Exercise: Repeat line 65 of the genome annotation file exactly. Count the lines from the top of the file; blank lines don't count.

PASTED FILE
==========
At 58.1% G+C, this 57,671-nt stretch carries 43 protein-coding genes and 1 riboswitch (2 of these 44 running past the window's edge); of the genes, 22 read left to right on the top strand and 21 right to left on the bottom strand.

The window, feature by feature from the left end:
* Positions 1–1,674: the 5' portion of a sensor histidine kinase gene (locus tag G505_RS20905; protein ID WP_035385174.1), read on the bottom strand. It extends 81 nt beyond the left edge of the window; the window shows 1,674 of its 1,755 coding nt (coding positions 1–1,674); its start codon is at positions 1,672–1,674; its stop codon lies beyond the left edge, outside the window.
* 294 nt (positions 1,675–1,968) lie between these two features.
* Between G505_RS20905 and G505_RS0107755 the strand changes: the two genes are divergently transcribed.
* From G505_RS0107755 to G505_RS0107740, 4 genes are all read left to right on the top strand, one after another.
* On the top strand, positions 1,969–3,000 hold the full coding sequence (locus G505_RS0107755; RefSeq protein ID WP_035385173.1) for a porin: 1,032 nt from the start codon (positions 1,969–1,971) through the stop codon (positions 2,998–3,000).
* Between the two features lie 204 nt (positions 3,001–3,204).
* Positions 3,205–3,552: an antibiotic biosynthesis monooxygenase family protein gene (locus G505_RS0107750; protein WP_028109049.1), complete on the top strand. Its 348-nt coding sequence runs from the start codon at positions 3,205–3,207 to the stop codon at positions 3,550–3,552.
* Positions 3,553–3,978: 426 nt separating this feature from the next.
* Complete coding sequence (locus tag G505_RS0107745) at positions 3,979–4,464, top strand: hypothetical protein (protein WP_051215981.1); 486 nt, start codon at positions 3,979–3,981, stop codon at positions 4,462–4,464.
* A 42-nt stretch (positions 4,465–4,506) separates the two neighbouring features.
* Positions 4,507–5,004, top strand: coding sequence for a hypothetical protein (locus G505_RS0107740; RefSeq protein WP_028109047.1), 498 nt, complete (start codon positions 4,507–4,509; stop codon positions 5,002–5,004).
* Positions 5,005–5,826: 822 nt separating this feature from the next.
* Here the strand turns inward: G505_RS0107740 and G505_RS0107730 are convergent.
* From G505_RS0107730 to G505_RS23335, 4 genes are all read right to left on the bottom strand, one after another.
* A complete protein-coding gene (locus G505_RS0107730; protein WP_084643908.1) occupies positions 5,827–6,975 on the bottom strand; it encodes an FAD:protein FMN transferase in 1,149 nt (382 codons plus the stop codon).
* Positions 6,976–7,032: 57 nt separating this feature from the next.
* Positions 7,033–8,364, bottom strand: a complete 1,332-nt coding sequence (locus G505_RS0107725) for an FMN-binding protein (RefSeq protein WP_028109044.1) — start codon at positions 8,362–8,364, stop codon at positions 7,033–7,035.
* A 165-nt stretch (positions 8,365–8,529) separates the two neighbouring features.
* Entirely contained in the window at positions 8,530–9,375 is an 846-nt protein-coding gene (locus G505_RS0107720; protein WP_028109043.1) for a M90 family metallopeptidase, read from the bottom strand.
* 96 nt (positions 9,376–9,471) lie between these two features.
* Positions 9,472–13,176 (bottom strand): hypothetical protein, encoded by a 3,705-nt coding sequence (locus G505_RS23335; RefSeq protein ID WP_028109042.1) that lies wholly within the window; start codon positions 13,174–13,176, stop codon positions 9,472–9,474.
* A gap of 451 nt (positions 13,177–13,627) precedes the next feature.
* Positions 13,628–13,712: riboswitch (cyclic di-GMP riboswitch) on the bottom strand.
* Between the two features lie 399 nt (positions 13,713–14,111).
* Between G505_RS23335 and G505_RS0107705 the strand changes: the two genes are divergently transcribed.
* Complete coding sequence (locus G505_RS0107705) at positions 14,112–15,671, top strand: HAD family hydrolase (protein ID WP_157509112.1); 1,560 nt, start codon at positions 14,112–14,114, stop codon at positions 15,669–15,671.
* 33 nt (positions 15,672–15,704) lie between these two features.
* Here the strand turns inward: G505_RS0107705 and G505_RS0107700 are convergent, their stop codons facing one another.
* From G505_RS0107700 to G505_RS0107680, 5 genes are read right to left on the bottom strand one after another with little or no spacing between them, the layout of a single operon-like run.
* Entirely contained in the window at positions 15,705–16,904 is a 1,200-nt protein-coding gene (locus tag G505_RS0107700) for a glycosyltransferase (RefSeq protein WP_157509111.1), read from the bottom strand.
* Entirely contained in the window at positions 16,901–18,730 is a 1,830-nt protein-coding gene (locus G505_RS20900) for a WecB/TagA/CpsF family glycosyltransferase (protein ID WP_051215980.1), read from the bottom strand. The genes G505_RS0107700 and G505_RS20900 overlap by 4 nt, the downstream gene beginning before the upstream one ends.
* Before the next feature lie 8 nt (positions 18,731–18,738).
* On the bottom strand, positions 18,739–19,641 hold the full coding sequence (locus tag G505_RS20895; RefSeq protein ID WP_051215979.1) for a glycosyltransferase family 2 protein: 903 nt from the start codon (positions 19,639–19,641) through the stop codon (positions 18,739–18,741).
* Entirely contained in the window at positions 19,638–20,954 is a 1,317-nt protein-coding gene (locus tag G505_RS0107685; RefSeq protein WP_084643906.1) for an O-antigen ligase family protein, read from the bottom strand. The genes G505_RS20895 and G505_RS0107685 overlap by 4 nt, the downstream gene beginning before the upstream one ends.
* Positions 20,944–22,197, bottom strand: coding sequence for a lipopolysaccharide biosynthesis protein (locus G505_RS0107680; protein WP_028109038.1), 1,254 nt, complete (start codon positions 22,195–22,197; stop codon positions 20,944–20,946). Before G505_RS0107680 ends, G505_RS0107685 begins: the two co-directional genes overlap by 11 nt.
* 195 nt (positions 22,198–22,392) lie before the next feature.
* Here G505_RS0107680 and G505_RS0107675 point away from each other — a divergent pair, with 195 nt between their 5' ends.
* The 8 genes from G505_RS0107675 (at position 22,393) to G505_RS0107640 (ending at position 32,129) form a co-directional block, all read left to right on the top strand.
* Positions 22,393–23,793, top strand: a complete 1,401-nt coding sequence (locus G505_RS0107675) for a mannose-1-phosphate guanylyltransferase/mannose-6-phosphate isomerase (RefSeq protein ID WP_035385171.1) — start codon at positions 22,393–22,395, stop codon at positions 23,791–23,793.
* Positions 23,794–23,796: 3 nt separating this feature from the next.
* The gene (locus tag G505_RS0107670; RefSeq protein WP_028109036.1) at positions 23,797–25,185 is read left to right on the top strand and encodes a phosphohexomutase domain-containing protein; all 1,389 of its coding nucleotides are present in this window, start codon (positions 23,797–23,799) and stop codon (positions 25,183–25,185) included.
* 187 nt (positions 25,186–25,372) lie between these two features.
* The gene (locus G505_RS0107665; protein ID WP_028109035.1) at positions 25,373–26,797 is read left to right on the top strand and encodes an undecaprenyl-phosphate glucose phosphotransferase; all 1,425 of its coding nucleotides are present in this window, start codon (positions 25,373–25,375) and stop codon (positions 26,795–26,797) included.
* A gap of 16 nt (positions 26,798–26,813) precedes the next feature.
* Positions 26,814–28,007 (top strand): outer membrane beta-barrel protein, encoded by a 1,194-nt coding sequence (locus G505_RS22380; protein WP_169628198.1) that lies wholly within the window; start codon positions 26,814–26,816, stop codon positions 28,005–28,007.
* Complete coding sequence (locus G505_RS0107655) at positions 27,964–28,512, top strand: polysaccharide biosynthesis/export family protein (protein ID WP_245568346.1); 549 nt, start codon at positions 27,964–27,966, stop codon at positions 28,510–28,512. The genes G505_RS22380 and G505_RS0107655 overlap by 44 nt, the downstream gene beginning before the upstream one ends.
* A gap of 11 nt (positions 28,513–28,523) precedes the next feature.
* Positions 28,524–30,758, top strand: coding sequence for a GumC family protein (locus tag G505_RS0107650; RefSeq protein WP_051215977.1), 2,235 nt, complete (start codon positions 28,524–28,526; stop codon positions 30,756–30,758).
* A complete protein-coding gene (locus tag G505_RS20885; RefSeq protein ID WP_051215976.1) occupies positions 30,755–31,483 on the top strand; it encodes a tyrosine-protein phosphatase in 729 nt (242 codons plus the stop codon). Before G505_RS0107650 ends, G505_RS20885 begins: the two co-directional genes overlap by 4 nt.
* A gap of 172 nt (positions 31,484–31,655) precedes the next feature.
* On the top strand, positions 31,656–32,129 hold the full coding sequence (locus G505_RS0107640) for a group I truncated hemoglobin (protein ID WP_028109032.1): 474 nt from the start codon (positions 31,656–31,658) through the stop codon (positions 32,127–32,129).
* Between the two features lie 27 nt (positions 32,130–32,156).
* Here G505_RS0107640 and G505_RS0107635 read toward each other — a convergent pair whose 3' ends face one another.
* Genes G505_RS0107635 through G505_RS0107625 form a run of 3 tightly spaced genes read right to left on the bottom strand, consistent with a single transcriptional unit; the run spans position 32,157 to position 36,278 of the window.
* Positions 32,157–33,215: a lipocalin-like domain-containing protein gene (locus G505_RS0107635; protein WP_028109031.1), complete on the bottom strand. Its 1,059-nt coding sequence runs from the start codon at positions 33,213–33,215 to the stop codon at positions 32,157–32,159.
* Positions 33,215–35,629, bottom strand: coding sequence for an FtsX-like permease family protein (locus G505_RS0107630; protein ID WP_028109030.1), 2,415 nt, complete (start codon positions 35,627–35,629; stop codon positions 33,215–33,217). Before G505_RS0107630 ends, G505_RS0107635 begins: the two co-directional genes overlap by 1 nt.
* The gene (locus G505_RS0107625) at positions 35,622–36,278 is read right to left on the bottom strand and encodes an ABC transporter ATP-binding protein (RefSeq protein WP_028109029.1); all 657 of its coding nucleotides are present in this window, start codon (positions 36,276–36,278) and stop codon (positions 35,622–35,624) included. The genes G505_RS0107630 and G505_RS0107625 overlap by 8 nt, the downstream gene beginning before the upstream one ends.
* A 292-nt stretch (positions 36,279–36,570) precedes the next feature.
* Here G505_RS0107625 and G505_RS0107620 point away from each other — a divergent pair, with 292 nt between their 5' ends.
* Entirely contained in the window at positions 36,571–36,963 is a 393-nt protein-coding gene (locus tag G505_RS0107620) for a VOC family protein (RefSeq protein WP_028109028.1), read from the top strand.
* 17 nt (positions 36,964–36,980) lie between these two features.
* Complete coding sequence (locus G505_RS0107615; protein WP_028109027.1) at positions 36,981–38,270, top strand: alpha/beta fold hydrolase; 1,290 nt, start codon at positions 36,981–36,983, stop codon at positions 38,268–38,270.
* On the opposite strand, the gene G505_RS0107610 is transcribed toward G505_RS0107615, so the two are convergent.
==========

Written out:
* On the opposite strand, the gene G505_RS0107610 is transcribed toward G505_RS0107615, so the two are convergent.